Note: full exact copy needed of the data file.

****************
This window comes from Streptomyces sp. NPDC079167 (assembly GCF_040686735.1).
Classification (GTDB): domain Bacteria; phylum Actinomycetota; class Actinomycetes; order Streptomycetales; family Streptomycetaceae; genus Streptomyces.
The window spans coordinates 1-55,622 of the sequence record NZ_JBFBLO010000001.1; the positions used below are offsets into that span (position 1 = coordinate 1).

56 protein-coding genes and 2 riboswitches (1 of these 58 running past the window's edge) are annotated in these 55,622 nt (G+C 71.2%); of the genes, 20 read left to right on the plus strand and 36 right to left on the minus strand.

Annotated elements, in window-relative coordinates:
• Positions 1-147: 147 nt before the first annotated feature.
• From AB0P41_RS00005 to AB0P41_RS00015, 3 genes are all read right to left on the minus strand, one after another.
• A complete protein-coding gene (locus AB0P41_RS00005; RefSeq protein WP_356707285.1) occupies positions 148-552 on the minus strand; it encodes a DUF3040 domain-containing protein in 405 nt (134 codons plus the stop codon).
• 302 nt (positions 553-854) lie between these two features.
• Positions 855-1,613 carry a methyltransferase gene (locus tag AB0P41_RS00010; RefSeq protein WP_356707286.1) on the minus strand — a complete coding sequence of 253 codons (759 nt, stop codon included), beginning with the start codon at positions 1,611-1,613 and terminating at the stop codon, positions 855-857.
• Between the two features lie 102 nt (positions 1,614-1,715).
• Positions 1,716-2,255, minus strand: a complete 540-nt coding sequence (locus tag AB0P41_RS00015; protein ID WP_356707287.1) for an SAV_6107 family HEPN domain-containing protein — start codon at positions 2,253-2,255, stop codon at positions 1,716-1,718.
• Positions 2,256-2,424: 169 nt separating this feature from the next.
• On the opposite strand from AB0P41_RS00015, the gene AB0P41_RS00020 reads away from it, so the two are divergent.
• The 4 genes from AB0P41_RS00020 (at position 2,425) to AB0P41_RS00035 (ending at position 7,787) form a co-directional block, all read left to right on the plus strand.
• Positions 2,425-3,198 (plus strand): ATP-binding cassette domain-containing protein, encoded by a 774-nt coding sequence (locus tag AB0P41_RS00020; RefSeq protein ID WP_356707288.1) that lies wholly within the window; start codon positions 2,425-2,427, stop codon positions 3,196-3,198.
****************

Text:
This window comes from Streptomyces sp. NPDC079167 (assembly GCF_040686735.1).
Classification (GTDB): domain Bacteria; phylum Actinomycetota; class Actinomycetes; order Streptomycetales; family Streptomycetaceae; genus Streptomyces.
The window spans coordinates 1-55,622 of the sequence record NZ_JBFBLO010000001.1; the positions used below are offsets into that span (position 1 = coordinate 1).

56 protein-coding genes and 2 riboswitches (1 of these 58 running past the window's edge) are annotated in these 55,622 nt (G+C 71.2%); of the genes, 20 read left to right on the plus strand and 36 right to left on the minus strand.

Annotated elements, in window-relative coordinates:
• Positions 1-147: 147 nt before the first annotated feature.
• From AB0P41_RS00005 to AB0P41_RS00015, 3 genes are all read right to left on the minus strand, one after another.
• A complete protein-coding gene (locus AB0P41_RS00005; RefSeq protein WP_356707285.1) occupies positions 148-552 on the minus strand; it encodes a DUF3040 domain-containing protein in 405 nt (134 codons plus the stop codon).
• 302 nt (positions 553-854) lie between these two features.
• Positions 855-1,613 carry a methyltransferase gene (locus tag AB0P41_RS00010; RefSeq protein WP_356707286.1) on the minus strand — a complete coding sequence of 253 codons (759 nt, stop codon included), beginning with the start codon at positions 1,611-1,613 and terminating at the stop codon, positions 855-857.
• Between the two features lie 102 nt (positions 1,614-1,715).
• Positions 1,716-2,255, minus strand: a complete 540-nt coding sequence (locus tag AB0P41_RS00015; protein ID WP_356707287.1) for an SAV_6107 family HEPN domain-containing protein — start codon at positions 2,253-2,255, stop codon at positions 1,716-1,718.
• Positions 2,256-2,424: 169 nt separating this feature from the next.
• On the opposite strand from AB0P41_RS00015, the gene AB0P41_RS00020 reads away from it, so the two are divergent.
• The 4 genes from AB0P41_RS00020 (at position 2,425) to AB0P41_RS00035 (ending at position 7,787) form a co-directional block, all read left to right on the plus strand.
• Positions 2,425-3,198 (plus strand): ATP-binding cassette domain-containing protein, encoded by a 774-nt coding sequence (locus tag AB0P41_RS00020; RefSeq protein ID WP_356707288.1) that lies wholly within the window; start codon positions 2,425-2,427, stop codon positions 3,196-3,198.